Southampton's new director Hans Hofstetter has insisted the club's financial situation means none of Saints' much-admired young England stars will have to be sold in the summer.
The club's holding company has announced annual figures which have seen revenues rise from £22.9million in 2012 to £71.8million last season, mainly due to Premier League broadcasting income.
Losses before income and tax were £6.6million, down from £11.9million - the club did not state the full losses after tax - while there is also an outstanding transfer debt of £27million.
Hofstetter insisted that players such as Luke Shaw, Jay Rodriguez and Adam Lallana will not be sold if manager Mauricio Pochettino wants to keep them.
He told BBC Radio Solent: "The most important point is that we are in a position where we do not need to sell any player Mauricio (Pochettino) wants to keep.
"We have a very strong squad and we are still in a situation where we are free enough to act quickly if quick action is asked from us."
Hofstetter was appointed as a director shortly after Nicola Cortese resigned as chairman in January, to be replaced by Ralph Krueger.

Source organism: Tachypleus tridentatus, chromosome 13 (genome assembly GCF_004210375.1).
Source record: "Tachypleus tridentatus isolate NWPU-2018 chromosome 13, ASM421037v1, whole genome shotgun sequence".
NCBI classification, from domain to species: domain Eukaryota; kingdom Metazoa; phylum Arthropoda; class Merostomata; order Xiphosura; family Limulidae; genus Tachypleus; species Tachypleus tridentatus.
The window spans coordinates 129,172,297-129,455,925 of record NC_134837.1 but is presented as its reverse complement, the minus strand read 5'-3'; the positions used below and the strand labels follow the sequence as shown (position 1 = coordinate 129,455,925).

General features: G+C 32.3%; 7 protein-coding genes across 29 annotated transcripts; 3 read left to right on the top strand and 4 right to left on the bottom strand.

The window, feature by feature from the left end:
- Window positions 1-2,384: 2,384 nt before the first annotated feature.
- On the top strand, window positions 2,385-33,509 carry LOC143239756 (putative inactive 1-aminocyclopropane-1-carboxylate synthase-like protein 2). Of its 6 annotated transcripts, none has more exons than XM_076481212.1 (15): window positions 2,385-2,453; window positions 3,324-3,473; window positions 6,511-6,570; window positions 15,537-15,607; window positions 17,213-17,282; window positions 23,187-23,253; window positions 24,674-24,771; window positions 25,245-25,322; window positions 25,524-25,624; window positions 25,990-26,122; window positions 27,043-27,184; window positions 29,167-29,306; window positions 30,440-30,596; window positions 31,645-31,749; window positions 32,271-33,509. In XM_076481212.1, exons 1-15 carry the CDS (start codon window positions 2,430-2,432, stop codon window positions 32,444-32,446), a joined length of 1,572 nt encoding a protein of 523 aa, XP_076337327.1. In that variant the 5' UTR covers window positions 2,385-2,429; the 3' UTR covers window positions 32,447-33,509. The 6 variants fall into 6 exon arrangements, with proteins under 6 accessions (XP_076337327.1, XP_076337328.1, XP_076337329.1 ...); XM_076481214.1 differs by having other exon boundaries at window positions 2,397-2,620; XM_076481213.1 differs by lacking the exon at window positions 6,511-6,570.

In a club statement announcing the annual results, Hofstetter said they had inherited a tricky financial situation but had plans in place.
He said: "Whilst I perceive that we have inherited a difficult situation financially, there are now clear and structured plans in place to progress the club and avoid a similar situation from occurring again.
"In the short time I have been at Southampton it has become abundantly clear that we are blessed with a staff that has all the necessary skills with which to progress, and now that we can supplement that with a strong board I am sure we will enjoy a successful future together."
Saints' annual results show that the club, which has an enviable record in bringing through players via the academy, will have spent more than Â£30million in re-developing the Staplewood Training Ground.
The wage bill increased to £47.1million last season from £28.7million, but the wage to turnover ratio dropped significantly to 65 per cent from 102 per cent.
The Liebherr family, who own the club, injected a further £12.5million last season, plus £2.2million in September, bringing their total investment to £52.7million.
Of that, £37.9million has been converted from ownership debt into equity shares and the club's net liabilities stand at £1.6million down from £32.4million.